Scifo on the Pens – Lundqvist, Rangers rebound to defeat Penguins, tie series

Dan Scifo
From the Point Contributor

PITTSBURGH – All is well again for Henrik Lundqvist and the New York Rangers.

Lundqvist and the Rangers survived an injury scare to the star goaltender’s right eye Wednesday that could’ve derailed their playoff hopes.

Now, they are alive and well.

And it looks like Lundqvist and the Rangers have returned to form all while pulling even with the Pittsburgh Penguins during their best-of-seven playoff series.

Lundqvist allowed the first goal, but the Rangers scored the next four, spoiling Evgeni Malkin’s return from injury with a 4-2 victory against the Penguins during Game 2 of the Eastern Conference First Round series Saturday at Consol Energy Center in Pittsburgh.

“I think the big thing for me was just to go to the specialist and just find out that there was no damage to the eye,” Lundqvist said. “When you know there’s nothing wrong with the eye, you know you can go out there and push yourself, and whatever is feeling uncomfortable, you don’t really think about it when the game starts.”

Lundqvist made his 112th career playoff start on Saturday, a streak that was in jeopardy when he left Wednesday’s opener after the first period with an eye injury.

Lundqvist took an inadvertent stick to the eyehole from teammate Marc Staal. He reported swelling around his eye, but saw a specialist and practiced Friday before he was declared good to go for Saturday.

“There’s no excuses for not being ready,” Lundqvist said. “I feel like practice was good and right after I left the doctor’s office, I was prepared for the game.”

It showed too.

Phil Kessel opened the scoring for Pittsburgh with a slick power-play goal off the rush, but Keith Yandle, Derick Brassard, Mats Zuccarello and Chris Kreider scored the next four, allowing the Rangers to take control and tie the best-of-seven series at one game apiece. Kessel scored another power-play goal in the third period, but it wasn’t enough to complete the comeback.

Game 3 is Tuesday at Madison Square Garden in New York.

“It’s a 1-1 series and I think we all know the back-and-forth that’s happened the past few years,” Lundqvist said. “It’s first to four. Whatever you’re feeling after a game, you have to put it aside because momentum can change so many times.

“It was important to answer back, but it’s a tied series.”

Malkin played for the first time since March 11 when he injured his elbow. Malkin, the Penguins’ second-leading goal scorer with 27, has skated for several weeks and practiced Friday for the first time with the team before playing on Saturday.

Pittsburgh still managed to win 13 of 15 games without the former NHL MVP during a torrid March stretch that saw the Penguins finish with the second-best record in the Eastern Conference and fourth in the league.

They won the first game of the series on Wednesday without Malkin, but couldn’t extend it to a 2-0 advantage.

“Obviously, when a player spends that much time on the sidelines, it’s tough to simulate game intensity and a game-like environment in a practice environment,” Penguins’ coach Mike Sullivan said. “I thought for the most part, he was making plays out there. Was it what I expected, sure it was.”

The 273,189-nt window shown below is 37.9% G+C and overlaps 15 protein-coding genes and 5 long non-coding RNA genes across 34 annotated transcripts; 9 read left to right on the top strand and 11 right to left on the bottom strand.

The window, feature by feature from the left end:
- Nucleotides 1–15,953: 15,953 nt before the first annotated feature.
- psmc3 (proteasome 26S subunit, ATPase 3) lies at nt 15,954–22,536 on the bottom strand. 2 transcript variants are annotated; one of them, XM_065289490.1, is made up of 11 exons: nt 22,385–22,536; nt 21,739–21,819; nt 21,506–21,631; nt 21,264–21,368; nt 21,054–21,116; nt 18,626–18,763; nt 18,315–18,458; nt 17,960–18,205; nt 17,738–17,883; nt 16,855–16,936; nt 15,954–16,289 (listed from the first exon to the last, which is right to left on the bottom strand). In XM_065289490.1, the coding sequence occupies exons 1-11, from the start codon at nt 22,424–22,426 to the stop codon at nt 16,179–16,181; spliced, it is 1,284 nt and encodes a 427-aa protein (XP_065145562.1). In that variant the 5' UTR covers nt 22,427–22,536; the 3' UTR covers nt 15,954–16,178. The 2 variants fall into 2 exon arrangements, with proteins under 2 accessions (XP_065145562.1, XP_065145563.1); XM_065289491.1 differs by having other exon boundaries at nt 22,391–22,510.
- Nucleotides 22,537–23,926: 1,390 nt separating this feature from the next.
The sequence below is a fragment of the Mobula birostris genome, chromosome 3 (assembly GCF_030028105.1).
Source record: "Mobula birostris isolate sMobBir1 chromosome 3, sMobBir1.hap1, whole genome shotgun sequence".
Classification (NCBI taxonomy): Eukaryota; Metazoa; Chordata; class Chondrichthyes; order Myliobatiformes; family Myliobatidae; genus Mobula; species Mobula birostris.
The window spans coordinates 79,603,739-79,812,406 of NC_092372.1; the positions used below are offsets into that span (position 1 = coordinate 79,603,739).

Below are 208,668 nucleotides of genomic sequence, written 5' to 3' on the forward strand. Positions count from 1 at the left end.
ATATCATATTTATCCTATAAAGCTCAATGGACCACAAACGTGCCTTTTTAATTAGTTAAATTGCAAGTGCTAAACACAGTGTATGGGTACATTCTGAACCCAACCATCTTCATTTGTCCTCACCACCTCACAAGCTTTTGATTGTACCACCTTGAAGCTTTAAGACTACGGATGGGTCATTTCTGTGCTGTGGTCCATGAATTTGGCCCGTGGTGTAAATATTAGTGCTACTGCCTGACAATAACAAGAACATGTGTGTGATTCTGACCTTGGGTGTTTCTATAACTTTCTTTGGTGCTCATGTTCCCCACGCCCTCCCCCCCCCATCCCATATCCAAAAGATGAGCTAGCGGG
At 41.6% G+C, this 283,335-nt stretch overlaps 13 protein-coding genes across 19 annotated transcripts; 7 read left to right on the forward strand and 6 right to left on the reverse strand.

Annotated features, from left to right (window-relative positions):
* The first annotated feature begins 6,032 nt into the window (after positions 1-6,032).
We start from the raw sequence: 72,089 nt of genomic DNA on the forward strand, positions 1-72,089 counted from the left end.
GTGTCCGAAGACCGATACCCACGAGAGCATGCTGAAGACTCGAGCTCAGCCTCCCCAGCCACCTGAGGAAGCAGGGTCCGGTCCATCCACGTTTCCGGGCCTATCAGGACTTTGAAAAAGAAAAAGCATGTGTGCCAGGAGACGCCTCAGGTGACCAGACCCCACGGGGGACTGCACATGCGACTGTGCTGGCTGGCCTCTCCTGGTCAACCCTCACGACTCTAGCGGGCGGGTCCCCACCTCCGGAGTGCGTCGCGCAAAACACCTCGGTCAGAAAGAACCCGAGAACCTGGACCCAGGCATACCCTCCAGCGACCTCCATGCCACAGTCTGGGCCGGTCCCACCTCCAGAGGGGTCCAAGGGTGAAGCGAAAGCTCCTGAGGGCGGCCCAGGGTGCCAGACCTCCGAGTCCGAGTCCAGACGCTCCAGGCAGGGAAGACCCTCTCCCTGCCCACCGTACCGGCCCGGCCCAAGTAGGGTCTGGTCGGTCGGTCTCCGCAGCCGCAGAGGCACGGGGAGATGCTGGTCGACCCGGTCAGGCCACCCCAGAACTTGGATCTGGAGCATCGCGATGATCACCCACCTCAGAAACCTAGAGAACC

Jeff Zatkoff got his second career playoff start while Marc-Andre Fleury and Matt Murray remain sidelined with concussions. Fleury, who has 53 career playoff victories, has practiced with the team throughout the week.

Zatkoff, who made 35 saves Wednesday for his first career playoff win, started consecutive NHL games for the second time in his career. The first came earlier this season in December when Fleury suffered his initial concussion.

Zatkoff stopped Derek Stepan on a breakaway during a scoreless first period and denied Rick Nash on a partial breakaway to start the second, but the Rangers took control later in the period.

“Obviously, I would’ve liked to make a couple more saves, for sure at least one more to keep it a one-goal game because it’s tough to come back from 4-1,” Zatkoff said.

Kessel opened the scoring soon after with a power-play goal that came from a Rangers’ short-handed chance.

Nick Bonino drove to the net off the rush and dished a backhand pass to Trevor Daley, who tapped the puck to Kessel in the slot for the goal.

The Rangers jumped in front later in the period with goals scored 18 seconds apart.

J.T. Miller controlled the puck in the corner off the faceoff in the Pittsburgh zone and sent it to the far post where Yandle pinched from his defensive position and tied the game.

Olli Maatta had trouble handling a bouncing puck on the Rangers’ second goal, allowing Brassard a partial breakaway where he beat Zatkoff low and to the blocker side.

Lundqvist stopped the returning Bryan Rust on a breakaway soon after, giving the Rangers the opportunity to take a two-goal lead.

Miller sent a cross-ice pass to the far post where Zuccarello buried a shot behind Zatkoff to make it a 3-1 game.

Kreider scored the Rangers’ fourth goal 39 seconds into the third period, beating Zatkoff to the glove hand following a turnover by Daley.

“I think for the most part it was a pretty even hockey game and we had probably a five or six minute span in the second period where we lost some of the details of our game,” Sullivan said.

“When our team is at its best, we’ve been defending really well. I think a couple of the goals were uncharacteristic of this group.”

NOTES: Kessel has 24 points in 24 career playoff games. … Malkin and Sidney Crosby surpassed Tom Barrasso for fourth on the team’s all-time postseason games played list with 102. … Lundqvist started every Rangers playoff game since April 26, 2006. … Stepan played his 82nd career playoff game with the Rangers tying him for sixth on the team’s all-time list with Brian Leetch.